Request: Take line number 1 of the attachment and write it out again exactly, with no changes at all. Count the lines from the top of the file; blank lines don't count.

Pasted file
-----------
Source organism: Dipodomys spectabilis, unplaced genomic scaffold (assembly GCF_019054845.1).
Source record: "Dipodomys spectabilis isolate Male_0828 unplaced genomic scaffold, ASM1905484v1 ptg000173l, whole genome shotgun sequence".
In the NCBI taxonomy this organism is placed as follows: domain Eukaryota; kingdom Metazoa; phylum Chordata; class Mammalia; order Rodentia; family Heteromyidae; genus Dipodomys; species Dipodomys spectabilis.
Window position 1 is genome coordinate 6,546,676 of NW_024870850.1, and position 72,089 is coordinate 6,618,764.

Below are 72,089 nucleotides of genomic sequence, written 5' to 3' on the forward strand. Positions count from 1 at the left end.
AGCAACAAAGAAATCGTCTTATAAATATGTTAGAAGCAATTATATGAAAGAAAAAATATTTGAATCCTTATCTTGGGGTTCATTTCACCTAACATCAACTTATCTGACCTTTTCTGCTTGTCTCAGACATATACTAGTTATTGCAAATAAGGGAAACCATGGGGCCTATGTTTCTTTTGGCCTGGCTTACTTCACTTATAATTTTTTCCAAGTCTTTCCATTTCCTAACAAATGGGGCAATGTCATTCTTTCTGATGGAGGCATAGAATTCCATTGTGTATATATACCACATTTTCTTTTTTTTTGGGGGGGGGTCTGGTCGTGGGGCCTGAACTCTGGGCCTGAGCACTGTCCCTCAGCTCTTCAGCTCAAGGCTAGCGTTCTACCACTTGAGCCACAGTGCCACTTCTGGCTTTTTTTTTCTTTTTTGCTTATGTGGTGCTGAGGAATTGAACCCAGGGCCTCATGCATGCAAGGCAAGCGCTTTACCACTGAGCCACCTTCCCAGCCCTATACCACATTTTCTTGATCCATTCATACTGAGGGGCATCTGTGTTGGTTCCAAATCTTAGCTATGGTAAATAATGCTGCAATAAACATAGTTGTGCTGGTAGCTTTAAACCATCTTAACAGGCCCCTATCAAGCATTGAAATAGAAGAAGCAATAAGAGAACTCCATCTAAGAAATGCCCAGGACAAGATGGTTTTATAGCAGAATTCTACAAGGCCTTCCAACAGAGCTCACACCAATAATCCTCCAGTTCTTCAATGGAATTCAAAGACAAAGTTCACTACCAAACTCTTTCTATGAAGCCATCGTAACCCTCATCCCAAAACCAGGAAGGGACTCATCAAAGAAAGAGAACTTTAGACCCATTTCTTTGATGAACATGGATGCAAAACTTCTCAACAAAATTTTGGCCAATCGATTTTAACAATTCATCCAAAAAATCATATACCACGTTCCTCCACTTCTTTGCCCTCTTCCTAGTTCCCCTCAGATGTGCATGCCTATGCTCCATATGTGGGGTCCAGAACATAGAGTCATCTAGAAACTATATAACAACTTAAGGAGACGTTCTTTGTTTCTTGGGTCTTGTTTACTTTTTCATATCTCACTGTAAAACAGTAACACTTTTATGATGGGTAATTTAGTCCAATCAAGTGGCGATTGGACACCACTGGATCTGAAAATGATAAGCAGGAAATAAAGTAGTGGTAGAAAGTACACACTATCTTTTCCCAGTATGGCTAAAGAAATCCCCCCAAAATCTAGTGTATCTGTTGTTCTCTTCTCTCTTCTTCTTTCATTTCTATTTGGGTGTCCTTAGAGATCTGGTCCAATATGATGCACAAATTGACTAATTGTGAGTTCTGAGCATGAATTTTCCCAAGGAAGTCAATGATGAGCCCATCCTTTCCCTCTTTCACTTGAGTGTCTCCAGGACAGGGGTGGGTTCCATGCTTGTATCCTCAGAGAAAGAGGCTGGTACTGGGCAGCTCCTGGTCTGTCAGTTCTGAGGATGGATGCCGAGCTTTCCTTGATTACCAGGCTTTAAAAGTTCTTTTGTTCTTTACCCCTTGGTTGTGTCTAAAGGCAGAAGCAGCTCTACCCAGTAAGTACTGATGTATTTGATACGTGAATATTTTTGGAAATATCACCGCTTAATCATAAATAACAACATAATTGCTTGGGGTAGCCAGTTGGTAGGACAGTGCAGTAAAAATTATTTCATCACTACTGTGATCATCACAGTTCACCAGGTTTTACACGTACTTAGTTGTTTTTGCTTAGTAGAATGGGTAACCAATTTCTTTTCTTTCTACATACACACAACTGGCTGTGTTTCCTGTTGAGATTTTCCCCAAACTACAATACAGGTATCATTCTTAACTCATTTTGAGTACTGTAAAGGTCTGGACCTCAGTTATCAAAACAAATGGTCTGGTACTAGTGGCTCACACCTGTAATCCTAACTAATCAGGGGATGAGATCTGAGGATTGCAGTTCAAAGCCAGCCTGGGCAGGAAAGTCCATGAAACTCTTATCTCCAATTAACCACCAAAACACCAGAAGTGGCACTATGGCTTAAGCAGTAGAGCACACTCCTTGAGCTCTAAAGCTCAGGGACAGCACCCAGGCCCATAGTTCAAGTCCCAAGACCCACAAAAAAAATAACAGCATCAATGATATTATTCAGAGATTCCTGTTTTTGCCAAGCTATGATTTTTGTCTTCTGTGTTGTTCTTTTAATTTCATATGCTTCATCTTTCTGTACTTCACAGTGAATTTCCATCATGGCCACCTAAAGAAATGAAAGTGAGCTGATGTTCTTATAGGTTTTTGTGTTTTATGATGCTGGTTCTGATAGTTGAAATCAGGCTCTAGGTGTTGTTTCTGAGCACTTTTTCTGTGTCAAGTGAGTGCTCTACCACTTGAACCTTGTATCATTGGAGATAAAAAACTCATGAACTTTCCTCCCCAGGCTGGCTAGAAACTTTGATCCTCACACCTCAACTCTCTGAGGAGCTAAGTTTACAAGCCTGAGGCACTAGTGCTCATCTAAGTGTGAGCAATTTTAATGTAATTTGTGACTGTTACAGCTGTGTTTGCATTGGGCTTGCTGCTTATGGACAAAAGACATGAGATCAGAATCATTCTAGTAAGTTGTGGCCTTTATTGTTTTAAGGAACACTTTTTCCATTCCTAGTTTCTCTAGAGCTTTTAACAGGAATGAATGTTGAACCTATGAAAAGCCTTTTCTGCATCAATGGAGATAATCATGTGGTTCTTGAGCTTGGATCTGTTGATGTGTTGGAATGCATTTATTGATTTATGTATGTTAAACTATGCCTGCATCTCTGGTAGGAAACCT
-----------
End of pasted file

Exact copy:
Source organism: Dipodomys spectabilis, unplaced genomic scaffold (assembly GCF_019054845.1).